What goes into making a good global in-house centre, let us start from the foundation and work all the way up! Hence, what are some of the imperatives of talent during the build stage of a GIC?

Our 9 in a box approach finds the way out for HR leaders of this talent maze. The continuum of total rewards and talent management can be drawn along these 9 blockers during the build stage of a GIC or a particular process. The focus on each of these blocks would evolve and change as the organization moves from the build to the mature stage.


When a global player plans to set up a captive or insource its operations, the first million dollar question is, the location of the centre and rightly so – the location will not only determine the short term ability to start from ground zero to become functional but also impact the long term sustainability and success through infrastructure costs, talent pipeline availability, leadership availability and managing the overall operations and governance of the centre.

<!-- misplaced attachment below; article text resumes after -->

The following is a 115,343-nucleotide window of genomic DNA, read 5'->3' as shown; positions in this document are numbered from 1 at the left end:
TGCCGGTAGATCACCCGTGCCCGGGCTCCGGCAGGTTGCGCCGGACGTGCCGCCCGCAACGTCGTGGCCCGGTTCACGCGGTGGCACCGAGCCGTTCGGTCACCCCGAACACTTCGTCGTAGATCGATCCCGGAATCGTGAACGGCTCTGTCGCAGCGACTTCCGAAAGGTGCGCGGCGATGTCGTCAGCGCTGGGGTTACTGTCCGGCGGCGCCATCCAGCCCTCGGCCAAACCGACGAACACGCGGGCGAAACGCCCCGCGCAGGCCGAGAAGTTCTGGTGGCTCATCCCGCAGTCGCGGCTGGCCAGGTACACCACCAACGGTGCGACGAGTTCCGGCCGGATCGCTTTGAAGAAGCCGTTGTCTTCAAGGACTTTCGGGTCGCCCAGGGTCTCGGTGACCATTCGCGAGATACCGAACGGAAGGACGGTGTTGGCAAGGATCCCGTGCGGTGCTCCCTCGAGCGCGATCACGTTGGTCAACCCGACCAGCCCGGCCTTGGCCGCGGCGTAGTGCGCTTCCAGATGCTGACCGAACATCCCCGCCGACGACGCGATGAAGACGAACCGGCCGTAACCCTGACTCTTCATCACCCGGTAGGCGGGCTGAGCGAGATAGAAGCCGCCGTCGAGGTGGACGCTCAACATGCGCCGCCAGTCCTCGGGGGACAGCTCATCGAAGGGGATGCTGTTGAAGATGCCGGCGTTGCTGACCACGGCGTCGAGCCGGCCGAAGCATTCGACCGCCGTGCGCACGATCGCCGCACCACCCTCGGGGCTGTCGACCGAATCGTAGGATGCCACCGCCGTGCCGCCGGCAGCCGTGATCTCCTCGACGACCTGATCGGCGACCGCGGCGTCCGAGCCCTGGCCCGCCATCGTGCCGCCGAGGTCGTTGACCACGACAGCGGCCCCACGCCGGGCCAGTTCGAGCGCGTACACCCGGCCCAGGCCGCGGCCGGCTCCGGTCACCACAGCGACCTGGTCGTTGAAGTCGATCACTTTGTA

Next is designing the local organization which has to be aligned the global or parent organization mostly to the parent function whose back office and /or offshored unit it operates as but also would need to follow the local structural norms – for e.g. while the global organization could be flat, the local may need multiple levels in the context of the industry as well as multiple quick levels to provide vertical movements.

Hiring for those levels, both in quality and quantity can be addressed by looking at talent maps within the country and concentration of kind of work in specific regions: